MS-SAFE

RESEARCH STUDY

STEPPING TO AVOID FALL EVENTS IN MULTIPLE SCLEROSIS

 

The MS-SAFE study aims to investigate: 

  • the effects of step training on preventing falls in people with
    multiple sclerosis (MS).

You can help our research if you:

  • are 18 or older
  • have stable MS (no relapse in the past month)
  • are active and independent in daily living

If you take part in the study you would:

  • visit NeuRA in Randwick twice over 2 weeks.
  • be assessed with your fall risk and
    ability to recover balance after trips and slips (the photo).
  • practice stepping after trips and slips, or stepping over obstacles.
  • receive summary results of your fall risk profile.

EXPRESSION OF INTEREST

Please contact:

Yoshi Okubo

Phone: (02) 9399 1065

E-mail: y.okubo@neura.edu.au

Reactive step training at NeuRA

 

See what’s going on at NeuRA

FEEL THE BUZZ IN THE AIR? US TOO.

ReacStep – novel balance training programs to prevent falls in older adults

The ReacStep study is investigating the short-term effects of two balance training programs (i.e. reactive balance training and conventional balance training) on balance recovery from slips and trips in older adults. These programs are designed from evidence-based research and offer a challenging and unique experience to improving balance. The ReacStep team are calling on volunteers who: are aged 65 and over living independently in the Sydney metropolitan community can walk 500m comfortably with mobility aids or rest have not been advised by a medical practitioner not to exercise have no neurological conditions (e.g. Parkinson’s Disease, multiple sclerosis, Alzheimer’s, dementia, etc.) have no history or lower limb, pelvic or vertebral fracture(s) and/or lower limb joint replacement(s) in the past 6 months have no other existing conditions that may prevent them from exercising (e.g. injury, pain, fatigue, etc.) Eligible volunteers will be subjected to a health and safety screening before they are enrolled and randomly allocated into one of the two groups. Both groups will undertake a 3-week training program with an exercise physiologist, at NeuRA (i.e. in Randwick) as well as a balance recovery assessment at the 4-week time point. Reactive balance training involves intentionally stepping on a sliding tile, stepping over obstacles, trigger-release recovery as well as strength training. Participants will be wearing a full-body safety harness to ensure safety. Conventional balance training involves keeping balance in varying foot positions (i.e. feet together, in tandem or on one leg) whilst performing secondary tasks such as throwing a ball, card sorting, solving a maze or playing computer games. For more detailed information, read the Participant Information Statement and watch the video below. To get involved or to register your interest, click HERE. For all other queries, please contact the ReacStep Team on 02 9399 1002 or reactstep-study@neura.edu.au. HC210350 https://youtu.be/55q5pK0kjqY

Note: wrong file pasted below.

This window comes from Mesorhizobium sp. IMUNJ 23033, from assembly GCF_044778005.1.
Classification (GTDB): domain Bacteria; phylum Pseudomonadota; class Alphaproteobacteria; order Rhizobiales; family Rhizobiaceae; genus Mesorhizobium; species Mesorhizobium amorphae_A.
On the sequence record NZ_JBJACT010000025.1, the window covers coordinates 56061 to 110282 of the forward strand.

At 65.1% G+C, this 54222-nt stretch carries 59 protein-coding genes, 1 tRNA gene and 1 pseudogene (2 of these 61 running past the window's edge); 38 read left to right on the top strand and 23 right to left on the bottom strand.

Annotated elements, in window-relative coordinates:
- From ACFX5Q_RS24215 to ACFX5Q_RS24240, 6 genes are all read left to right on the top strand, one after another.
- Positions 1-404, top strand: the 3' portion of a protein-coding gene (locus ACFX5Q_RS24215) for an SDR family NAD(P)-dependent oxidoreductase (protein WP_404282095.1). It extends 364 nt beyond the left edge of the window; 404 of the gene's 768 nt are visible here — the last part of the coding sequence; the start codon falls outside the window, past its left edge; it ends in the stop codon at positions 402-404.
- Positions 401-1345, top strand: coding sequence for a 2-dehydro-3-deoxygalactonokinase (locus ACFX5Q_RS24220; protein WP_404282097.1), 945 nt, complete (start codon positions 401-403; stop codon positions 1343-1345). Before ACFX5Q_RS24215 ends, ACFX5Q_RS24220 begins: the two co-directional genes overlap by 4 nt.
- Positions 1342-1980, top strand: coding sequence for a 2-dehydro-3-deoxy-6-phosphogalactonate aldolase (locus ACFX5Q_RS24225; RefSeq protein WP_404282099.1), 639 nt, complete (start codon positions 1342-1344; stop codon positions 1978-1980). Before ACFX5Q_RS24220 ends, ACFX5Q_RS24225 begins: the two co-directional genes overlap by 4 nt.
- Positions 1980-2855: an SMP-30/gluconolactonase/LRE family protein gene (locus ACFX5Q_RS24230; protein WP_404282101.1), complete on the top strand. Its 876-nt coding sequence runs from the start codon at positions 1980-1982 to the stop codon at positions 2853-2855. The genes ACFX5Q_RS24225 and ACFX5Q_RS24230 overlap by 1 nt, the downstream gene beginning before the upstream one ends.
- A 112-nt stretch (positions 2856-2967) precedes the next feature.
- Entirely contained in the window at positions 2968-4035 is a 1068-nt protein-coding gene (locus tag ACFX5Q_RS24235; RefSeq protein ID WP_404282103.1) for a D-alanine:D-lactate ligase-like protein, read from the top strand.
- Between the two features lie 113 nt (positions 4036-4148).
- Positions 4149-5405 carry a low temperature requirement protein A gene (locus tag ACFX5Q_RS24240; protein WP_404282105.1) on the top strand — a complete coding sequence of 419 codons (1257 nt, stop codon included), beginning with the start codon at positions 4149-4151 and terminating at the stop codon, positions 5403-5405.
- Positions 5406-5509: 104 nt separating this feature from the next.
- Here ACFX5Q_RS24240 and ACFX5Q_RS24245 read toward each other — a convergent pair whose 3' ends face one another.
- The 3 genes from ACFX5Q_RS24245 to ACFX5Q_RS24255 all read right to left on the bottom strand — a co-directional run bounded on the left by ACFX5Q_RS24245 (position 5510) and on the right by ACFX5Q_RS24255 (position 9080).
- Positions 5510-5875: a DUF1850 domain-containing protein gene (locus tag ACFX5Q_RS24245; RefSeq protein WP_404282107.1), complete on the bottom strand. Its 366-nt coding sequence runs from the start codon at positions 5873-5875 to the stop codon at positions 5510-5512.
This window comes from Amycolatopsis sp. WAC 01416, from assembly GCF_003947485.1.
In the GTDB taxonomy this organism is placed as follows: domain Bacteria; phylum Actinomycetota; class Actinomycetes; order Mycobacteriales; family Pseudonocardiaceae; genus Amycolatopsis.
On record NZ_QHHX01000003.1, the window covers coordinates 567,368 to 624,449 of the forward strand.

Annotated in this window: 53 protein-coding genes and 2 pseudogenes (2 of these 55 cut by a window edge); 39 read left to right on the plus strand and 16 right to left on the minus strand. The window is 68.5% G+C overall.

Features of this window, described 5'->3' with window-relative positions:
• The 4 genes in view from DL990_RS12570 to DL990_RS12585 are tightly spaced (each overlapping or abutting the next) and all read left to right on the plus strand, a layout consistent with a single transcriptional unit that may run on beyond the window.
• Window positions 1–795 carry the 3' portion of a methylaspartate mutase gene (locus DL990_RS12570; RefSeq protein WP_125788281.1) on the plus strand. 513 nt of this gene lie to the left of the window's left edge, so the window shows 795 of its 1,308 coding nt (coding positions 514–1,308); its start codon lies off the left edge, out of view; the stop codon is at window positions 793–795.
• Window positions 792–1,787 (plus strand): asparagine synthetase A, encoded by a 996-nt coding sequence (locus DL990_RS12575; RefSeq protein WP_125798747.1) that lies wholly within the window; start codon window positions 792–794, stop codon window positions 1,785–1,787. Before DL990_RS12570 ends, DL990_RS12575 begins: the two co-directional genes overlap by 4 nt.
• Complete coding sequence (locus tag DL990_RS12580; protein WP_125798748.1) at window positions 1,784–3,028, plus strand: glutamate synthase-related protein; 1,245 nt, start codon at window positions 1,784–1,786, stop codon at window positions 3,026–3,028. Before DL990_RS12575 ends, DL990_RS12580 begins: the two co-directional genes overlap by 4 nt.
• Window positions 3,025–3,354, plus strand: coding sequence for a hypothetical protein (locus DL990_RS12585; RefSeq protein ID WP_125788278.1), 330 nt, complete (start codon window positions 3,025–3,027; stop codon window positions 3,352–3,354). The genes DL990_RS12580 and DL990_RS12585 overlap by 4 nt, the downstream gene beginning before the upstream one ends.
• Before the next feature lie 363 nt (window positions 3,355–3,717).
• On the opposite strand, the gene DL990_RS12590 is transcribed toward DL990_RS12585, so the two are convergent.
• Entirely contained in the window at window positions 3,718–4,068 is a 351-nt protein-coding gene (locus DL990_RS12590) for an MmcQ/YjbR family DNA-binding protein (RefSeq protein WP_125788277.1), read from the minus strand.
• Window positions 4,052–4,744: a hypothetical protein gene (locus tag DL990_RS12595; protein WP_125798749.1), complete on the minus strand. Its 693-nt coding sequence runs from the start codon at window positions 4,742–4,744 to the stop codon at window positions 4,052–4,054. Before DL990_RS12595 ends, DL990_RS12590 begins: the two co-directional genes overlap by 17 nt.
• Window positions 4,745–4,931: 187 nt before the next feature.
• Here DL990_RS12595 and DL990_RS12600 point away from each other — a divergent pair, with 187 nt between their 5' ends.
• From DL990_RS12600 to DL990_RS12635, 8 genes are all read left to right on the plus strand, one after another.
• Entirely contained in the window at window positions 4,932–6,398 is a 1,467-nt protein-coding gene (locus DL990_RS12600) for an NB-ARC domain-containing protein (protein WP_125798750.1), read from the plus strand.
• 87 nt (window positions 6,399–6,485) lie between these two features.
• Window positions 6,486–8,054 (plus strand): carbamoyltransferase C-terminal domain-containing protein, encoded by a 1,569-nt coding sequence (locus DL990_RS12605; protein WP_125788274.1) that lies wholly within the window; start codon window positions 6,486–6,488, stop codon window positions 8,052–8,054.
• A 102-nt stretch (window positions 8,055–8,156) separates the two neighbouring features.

PROJECT